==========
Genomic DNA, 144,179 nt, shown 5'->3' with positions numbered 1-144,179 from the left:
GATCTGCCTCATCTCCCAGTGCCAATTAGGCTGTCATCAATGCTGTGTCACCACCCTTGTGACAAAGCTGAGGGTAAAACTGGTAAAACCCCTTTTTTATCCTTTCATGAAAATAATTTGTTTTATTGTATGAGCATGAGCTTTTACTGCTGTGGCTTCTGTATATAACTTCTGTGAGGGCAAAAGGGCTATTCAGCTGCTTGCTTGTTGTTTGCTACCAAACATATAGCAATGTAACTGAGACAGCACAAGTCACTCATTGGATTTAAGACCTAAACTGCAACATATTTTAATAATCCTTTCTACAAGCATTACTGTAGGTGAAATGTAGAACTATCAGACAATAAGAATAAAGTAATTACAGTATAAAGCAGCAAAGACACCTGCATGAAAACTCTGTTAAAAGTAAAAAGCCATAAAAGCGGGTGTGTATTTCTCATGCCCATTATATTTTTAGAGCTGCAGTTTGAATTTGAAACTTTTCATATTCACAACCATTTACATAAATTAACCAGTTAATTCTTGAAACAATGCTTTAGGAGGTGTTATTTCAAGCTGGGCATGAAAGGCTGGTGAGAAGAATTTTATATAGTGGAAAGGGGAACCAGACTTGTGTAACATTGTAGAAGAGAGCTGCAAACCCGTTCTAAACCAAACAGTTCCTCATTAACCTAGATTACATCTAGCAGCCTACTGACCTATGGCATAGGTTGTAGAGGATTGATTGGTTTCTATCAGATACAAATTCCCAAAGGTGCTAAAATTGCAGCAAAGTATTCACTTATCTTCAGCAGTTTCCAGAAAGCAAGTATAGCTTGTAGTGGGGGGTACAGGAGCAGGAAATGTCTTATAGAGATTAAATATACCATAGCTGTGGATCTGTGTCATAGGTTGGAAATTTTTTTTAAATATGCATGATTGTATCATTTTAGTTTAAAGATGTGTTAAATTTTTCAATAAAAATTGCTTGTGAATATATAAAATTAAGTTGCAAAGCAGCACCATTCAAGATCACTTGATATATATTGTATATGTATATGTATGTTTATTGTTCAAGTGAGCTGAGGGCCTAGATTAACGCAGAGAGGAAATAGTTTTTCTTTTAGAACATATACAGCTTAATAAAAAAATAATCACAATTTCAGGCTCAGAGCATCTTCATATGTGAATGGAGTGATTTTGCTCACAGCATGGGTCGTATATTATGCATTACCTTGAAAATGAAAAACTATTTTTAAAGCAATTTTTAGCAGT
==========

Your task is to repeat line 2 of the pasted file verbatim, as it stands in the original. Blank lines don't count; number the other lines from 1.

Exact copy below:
GATCTGCCTCATCTCCCAGTGCCAATTAGGCTGTCATCAATGCTGTGTCACCACCCTTGTGACAAAGCTGAGGGTAAAACTGGTAAAACCCCTTTTTTATCCTTTCATGAAAATAATTTGTTTTATTGTATGAGCATGAGCTTTTACTGCTGTGGCTTCTGTATATAACTTCTGTGAGGGCAAAAGGGCTATTCAGCTGCTTGCTTGTTGTTTGCTACCAAACATATAGCAATGTAACTGAGACAGCACAAGTCACTCATTGGATTTAAGACCTAAACTGCAACATATTTTAATAATCCTTTCTACAAGCATTACTGTAGGTGAAATGTAGAACTATCAGACAATAAGAATAAAGTAATTACAGTATAAAGCAGCAAAGACACCTGCATGAAAACTCTGTTAAAAGTAAAAAGCCATAAAAGCGGGTGTGTATTTCTCATGCCCATTATATTTTTAGAGCTGCAGTTTGAATTTGAAACTTTTCATATTCACAACCATTTACATAAATTAACCAGTTAATTCTTGAAACAATGCTTTAGGAGGTGTTATTTCAAGCTGGGCATGAAAGGCTGGTGAGAAGAATTTTATATAGTGGAAAGGGGAACCAGACTTGTGTAACATTGTAGAAGAGAGCTGCAAACCCGTTCTAAACCAAACAGTTCCTCATTAACCTAGATTACATCTAGCAGCCTACTGACCTATGGCATAGGTTGTAGAGGATTGATTGGTTTCTATCAGATACAAATTCCCAAAGGTGCTAAAATTGCAGCAAAGTATTCACTTATCTTCAGCAGTTTCCAGAAAGCAAGTATAGCTTGTAGTGGGGGGTACAGGAGCAGGAAATGTCTTATAGAGATTAAATATACCATAGCTGTGGATCTGTGTCATAGGTTGGAAATTTTTTTTAAATATGCATGATTGTATCATTTTAGTTTAAAGATGTGTTAAATTTTTCAATAAAAATTGCTTGTGAATATATAAAATTAAGTTGCAAAGCAGCACCATTCAAGATCACTTGATATATATTGTATATGTATATGTATGTTTATTGTTCAAGTGAGCTGAGGGCCTAGATTAACGCAGAGAGGAAATAGTTTTTCTTTTAGAACATATACAGCTTAATAAAAAAATAATCACAATTTCAGGCTCAGAGCATCTTCATATGTGAATGGAGTGATTTTGCTCACAGCATGGGTCGTATATTATGCATTACCTTGAAAATGAAAAACTATTTTTAAAGCAATTTTTAGCAGT